"... makes about 2 doz. so double for more than a few people." Or if you are Tara and plan on your only nourishment being Oatmeal Lace Cookies in one twenty-four period. Which is basically like eating a stick of butter with some oats sprinkled in.
So Kathleen is not the only one in cookie-making mode, a biological response apparently to the snow, snow, snow. I have, gasp, also been on a baking kick. It's weird, I know. But my Aunt Lynda's Oatmeal Lace Cookies are like crunchy, buttery, oaty, can't-eat-just-eleven, amazing. And really easy. You basically just melt butter and then bake.
The only trick is mushing the mixture down really, really flat so they come out with holes in them. Like lace. Or a modest Kathleen top.
My Enabler. I now start salivating as I scrape. And these cookies take a lot of scraping. They are very, very thin and adhesive. I can't think of a joke to make about that description. This is not funny. It's dead serious.
I have made exactly five batches in four days. And I'm the only one who eats them in our house. You do the math. To make batch number five, I had to buy a new box of butter at the ransacked empty-shelved snow-pocalypse grocery store this afternoon. What exactly do people do with all those eggs when they're snowed in? Maybe they make cookies that require more than just butter.
What jump started this baking jag (besides the snow-mammal-trigger) was a coworker brought these cookies to work the other day. I was like "oh my god! those are my Aunt Lynda's Oatmeal Lace Cookies!" Then I found out coworker B, got the recipe from coworker A, who got the recipe from Kathleen, who got it from my mom, who got it from Aunt Lynda.
But I have the original recipe card.
And the coolest thing about that recipe card? Besides all the stains (butter) and brown spots (butter) and creases (butter addiction fidgeting), is that it says "Lynda Robinson." Which was our Aunt Lynda's now completely foreign and wrong-sounding name from when she was married a loooonnng time ago to a man who was, gasp, not our Uncle Pete (black banana bread Uncle Pete). Apparently a Mr. Robinson.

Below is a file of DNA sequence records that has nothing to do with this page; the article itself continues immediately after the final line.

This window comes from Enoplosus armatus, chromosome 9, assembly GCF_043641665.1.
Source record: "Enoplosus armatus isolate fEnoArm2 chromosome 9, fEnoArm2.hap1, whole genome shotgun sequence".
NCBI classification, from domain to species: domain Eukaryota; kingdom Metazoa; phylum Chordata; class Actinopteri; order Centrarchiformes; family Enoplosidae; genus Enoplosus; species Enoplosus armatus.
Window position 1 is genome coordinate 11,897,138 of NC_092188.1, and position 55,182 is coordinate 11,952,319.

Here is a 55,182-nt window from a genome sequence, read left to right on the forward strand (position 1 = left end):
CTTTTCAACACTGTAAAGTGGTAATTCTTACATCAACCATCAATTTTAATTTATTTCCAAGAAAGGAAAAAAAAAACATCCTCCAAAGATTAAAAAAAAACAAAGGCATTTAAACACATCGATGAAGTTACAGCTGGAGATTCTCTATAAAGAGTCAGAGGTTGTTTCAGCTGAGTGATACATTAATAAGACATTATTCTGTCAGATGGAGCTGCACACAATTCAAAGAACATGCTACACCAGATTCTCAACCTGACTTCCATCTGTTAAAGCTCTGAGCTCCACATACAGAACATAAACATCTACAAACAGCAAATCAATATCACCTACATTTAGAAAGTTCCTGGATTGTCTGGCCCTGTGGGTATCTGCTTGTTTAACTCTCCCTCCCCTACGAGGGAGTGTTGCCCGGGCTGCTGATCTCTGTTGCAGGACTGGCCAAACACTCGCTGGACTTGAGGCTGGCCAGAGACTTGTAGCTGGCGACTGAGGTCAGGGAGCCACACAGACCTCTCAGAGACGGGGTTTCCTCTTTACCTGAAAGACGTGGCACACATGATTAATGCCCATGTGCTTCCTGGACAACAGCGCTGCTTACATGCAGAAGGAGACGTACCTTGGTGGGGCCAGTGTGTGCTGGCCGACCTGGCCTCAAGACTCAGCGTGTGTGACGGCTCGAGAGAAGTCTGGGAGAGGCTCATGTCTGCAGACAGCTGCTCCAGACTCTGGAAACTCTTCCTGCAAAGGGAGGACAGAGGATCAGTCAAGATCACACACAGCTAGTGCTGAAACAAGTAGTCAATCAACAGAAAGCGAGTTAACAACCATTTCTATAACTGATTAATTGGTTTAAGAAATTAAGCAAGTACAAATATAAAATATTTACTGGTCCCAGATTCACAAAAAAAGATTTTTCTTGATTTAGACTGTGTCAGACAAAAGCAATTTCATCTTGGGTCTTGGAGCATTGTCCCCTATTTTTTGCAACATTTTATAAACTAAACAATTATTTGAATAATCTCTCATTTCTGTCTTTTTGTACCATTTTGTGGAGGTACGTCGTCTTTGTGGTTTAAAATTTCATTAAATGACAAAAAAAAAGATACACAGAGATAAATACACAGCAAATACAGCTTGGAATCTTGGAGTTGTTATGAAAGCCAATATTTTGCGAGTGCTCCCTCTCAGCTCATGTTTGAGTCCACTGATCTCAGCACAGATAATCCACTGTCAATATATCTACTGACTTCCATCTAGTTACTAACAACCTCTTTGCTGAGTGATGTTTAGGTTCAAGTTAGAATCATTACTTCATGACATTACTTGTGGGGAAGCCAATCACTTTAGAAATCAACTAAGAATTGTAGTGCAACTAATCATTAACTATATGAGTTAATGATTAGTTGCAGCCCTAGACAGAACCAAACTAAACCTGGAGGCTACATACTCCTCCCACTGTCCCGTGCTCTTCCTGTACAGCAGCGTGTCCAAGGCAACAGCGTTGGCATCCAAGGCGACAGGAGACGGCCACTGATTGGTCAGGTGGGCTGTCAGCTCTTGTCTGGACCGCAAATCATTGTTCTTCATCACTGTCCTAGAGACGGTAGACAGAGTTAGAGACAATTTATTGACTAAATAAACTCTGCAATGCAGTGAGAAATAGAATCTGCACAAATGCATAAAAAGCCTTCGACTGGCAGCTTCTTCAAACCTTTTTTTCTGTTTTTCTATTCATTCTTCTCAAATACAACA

Just today Lynda called me (hunting down my mom because she didn't answer her phone, which is so going to be me and Kathleen some day) and I told her I was literally making her Oatmeal Lace Cookies that very second.
She laughed, because she said she didn't even remember ever making them. That it must have been from a former life.
A former life indeed, Mrs. Robinson:
- where she was living in a 1970 Austin, Texas
- where she was the lead singer of the folk band "The Whistlers"
- on the forefront of the emerging local folk-rock scene
- where she would open for folk heroes like Willie Nelson
- and hang out (sm*ke out) with Janice Joplin
- then apparently whip them up a batch of Oatmeal Lace Cookies
- meanwhile our eighteen-year old mom is playing with puppies on the back porch because she doesn't really like that stinky braided red bandana guy (Willie) or that raspy loud lady (Janice) or to drink or (sm*ke)... right
- where "The Whistlers" were eventually discovered by a California record exec
- where Mrs. Robinson and the band traveled to sign a contract
- where it fell through when Mr. Robinson (who was the songwriter and led the band) didn't like the deal
- perhaps because the execs liked the idea of a solo Mrs. Robinson a little too much?
- so she followed him back to Austin
- and eventually followed a different life
The disclaimer to this whole account? Basically this chronology is based on the eavesdroppings of a twelve-year old girl (me) who liked to listen to her mom and her mom's sisters talk and talk while riding in the backseat of long car trips while the little kids snoozed. It was like a lullabye that never put me to sleep.
And you thought this was a post about your cookies.
So forgive me Aunt Lynda (mom, sister, wife, pianist, organist, artist, best baker, best cook, best road-tripper, best singer my dad said he ever heard) if I got the facts a little wrong. But it's so irresistibly poetic.
Like butter, really.